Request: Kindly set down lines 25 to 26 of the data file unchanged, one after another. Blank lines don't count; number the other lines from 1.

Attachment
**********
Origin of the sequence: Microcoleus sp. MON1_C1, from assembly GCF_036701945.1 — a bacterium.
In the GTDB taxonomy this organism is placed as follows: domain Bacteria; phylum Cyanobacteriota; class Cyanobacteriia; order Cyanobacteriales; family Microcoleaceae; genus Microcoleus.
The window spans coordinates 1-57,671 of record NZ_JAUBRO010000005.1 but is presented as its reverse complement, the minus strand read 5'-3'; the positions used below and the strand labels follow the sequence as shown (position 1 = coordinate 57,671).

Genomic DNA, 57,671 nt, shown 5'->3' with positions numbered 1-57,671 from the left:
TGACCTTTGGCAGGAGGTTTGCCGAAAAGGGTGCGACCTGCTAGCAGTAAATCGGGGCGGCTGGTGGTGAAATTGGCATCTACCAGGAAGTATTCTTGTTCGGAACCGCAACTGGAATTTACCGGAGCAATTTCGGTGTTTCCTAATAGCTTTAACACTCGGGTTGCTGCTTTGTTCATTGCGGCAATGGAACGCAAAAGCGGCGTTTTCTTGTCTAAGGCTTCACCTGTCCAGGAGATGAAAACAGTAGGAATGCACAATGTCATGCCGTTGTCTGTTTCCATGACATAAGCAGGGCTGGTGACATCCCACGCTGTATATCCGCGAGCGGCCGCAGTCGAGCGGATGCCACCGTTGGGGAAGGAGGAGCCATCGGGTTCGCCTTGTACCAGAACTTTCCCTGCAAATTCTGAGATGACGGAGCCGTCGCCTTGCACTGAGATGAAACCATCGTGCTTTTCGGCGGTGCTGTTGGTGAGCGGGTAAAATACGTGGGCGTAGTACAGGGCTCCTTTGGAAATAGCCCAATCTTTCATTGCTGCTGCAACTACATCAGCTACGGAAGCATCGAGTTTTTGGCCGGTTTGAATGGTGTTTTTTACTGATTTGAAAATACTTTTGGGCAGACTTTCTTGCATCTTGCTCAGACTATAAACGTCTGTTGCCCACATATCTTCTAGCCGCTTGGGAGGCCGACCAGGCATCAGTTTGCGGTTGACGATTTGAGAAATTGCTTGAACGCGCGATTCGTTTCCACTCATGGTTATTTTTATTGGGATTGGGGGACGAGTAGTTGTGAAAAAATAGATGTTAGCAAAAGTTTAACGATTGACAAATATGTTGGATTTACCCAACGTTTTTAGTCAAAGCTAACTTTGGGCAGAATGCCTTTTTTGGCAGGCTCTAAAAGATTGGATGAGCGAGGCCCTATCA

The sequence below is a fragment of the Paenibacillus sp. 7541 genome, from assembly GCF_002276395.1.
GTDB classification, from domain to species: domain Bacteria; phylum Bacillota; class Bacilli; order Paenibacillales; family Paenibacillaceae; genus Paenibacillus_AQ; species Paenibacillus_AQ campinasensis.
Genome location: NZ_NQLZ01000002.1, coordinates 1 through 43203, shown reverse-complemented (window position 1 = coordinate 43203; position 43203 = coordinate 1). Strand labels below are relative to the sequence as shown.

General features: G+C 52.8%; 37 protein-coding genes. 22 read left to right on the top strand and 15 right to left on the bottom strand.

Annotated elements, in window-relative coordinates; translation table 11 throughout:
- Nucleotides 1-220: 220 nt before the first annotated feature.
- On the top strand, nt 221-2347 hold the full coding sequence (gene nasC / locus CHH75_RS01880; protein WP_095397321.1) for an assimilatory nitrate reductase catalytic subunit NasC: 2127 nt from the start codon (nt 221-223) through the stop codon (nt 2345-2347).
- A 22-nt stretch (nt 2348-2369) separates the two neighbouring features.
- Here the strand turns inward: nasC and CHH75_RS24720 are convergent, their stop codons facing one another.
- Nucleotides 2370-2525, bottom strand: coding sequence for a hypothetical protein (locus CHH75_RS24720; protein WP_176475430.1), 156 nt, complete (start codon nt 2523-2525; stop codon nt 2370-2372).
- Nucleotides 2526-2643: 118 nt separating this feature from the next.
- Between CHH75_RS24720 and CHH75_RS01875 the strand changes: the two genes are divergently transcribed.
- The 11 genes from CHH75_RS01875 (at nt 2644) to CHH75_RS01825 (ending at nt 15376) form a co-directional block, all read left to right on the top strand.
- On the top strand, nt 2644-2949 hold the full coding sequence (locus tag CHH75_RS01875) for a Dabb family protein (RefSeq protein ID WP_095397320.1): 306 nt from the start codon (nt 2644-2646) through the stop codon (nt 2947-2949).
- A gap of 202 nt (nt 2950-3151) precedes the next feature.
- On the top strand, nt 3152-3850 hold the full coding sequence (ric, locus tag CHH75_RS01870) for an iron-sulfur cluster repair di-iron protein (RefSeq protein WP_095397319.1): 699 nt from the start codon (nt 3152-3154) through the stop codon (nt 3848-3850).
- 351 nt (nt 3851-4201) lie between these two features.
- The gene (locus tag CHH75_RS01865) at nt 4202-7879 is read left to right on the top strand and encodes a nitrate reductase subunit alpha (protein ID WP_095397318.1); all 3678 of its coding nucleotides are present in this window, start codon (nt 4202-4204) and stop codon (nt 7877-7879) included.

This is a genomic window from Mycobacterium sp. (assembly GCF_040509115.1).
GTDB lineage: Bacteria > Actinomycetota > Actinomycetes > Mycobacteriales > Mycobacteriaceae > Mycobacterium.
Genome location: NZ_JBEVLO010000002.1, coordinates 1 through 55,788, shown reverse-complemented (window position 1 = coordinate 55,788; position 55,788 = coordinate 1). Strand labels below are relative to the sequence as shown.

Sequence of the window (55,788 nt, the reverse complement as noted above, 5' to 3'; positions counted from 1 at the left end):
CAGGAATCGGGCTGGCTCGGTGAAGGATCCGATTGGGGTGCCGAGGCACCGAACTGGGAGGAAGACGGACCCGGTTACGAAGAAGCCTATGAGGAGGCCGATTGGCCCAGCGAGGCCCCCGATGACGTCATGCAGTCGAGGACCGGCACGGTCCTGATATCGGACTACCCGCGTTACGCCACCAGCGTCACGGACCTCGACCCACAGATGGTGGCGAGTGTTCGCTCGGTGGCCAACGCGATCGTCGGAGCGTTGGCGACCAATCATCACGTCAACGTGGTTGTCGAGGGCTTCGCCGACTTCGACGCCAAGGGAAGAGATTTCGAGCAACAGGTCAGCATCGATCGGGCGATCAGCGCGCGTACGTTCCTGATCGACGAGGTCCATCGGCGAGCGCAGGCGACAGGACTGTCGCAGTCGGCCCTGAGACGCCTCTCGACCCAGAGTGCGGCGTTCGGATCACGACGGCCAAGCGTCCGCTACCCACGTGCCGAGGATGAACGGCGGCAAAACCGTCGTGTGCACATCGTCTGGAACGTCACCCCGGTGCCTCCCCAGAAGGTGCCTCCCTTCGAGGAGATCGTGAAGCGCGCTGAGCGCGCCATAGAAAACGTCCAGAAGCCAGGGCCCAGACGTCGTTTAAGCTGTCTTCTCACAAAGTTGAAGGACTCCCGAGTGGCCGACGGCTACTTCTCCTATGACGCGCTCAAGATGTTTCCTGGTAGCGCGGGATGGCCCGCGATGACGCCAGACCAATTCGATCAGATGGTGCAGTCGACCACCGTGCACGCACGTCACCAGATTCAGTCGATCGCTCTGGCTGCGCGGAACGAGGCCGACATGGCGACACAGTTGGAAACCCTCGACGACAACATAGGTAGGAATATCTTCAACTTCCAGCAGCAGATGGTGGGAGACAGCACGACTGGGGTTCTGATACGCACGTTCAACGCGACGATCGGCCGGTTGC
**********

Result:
GTDB lineage: Bacteria > Actinomycetota > Actinomycetes > Mycobacteriales > Mycobacteriaceae > Mycobacterium.
Genome location: NZ_JBEVLO010000002.1, coordinates 1 through 55,788, shown reverse-complemented (window position 1 = coordinate 55,788; position 55,788 = coordinate 1). Strand labels below are relative to the sequence as shown.